Depending how old you are, the name “Lotus Cars” will mean different things. For some, it’s fast-but-fragile F1 cars in the 1960s and 1970s. Or perhaps it’s James Bond’s submarine car. Or it’s the lightweight, nimble Elise, variations of which have made up the bulk of its range since 1996. Regardless of which era you identify with, throughout those decades a common thread has always been the company’s precarious financial situation. But that changed in 2017, when Geely became Lotus’ new corporate parent.

Geely is the Chinese company that has been responsible for Volvo’s renaissance since it purchased the Swedish automaker from Ford in 2010. And ever since news of the Lotus purchase broke, we’ve been wondering what the boutique British brand might be able to achieve. After all, the company has never lacked ideas, particularly those involving making cars lighter or making cars handle better (often the two are related). Many industry watchers have worried that we’d be faced with a souped-up SUV, something derived from Volvo’s SPA or CMA platforms. That may still come to pass; just ask Porsche whether the Cayenne was a bad idea if you’re unsure.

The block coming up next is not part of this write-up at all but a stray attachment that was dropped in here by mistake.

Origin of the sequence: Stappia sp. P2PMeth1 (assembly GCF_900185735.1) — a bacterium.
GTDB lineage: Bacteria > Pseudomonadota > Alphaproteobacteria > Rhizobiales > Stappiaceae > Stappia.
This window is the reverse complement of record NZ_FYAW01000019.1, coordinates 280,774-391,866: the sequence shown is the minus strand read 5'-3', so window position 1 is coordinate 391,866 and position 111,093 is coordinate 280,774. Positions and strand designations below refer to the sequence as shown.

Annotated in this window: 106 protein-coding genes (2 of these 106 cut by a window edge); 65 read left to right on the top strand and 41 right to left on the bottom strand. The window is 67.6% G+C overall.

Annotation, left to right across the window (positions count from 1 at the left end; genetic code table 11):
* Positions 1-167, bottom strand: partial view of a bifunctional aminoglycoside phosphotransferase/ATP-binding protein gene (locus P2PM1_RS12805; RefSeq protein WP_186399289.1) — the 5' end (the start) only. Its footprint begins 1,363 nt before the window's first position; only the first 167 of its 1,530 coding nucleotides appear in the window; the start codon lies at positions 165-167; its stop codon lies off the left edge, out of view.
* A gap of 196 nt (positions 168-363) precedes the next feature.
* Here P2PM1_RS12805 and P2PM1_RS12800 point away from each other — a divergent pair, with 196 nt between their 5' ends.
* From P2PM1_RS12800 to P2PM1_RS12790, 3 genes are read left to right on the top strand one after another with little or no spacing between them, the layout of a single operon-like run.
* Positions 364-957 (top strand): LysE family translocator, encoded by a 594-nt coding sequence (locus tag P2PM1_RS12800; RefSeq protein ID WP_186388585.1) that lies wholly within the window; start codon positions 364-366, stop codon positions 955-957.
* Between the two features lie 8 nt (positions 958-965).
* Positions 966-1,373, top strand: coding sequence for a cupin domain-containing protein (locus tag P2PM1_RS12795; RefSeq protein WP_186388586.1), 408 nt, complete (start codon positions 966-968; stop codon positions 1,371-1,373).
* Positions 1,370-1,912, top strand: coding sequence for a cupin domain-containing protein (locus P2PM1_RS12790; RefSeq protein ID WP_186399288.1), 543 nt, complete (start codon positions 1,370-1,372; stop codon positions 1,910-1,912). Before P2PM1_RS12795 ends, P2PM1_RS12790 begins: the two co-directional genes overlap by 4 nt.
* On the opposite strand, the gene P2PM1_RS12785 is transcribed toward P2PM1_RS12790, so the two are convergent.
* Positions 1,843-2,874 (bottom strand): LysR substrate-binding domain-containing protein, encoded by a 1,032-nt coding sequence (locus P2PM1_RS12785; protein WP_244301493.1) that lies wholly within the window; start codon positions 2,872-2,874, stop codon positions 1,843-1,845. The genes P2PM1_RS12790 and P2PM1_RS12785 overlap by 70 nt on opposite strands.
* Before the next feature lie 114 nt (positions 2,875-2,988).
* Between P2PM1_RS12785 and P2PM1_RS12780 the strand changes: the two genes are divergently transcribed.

But before that happens—and before the Elise gets redesigned for a third generation—there will be the Evija. That’s the name for its new all-electric hypercar, which is to be a low-volume halo car for the rest of the brand. Its specs are eye-opening, even among this rarefied class of vehicles.

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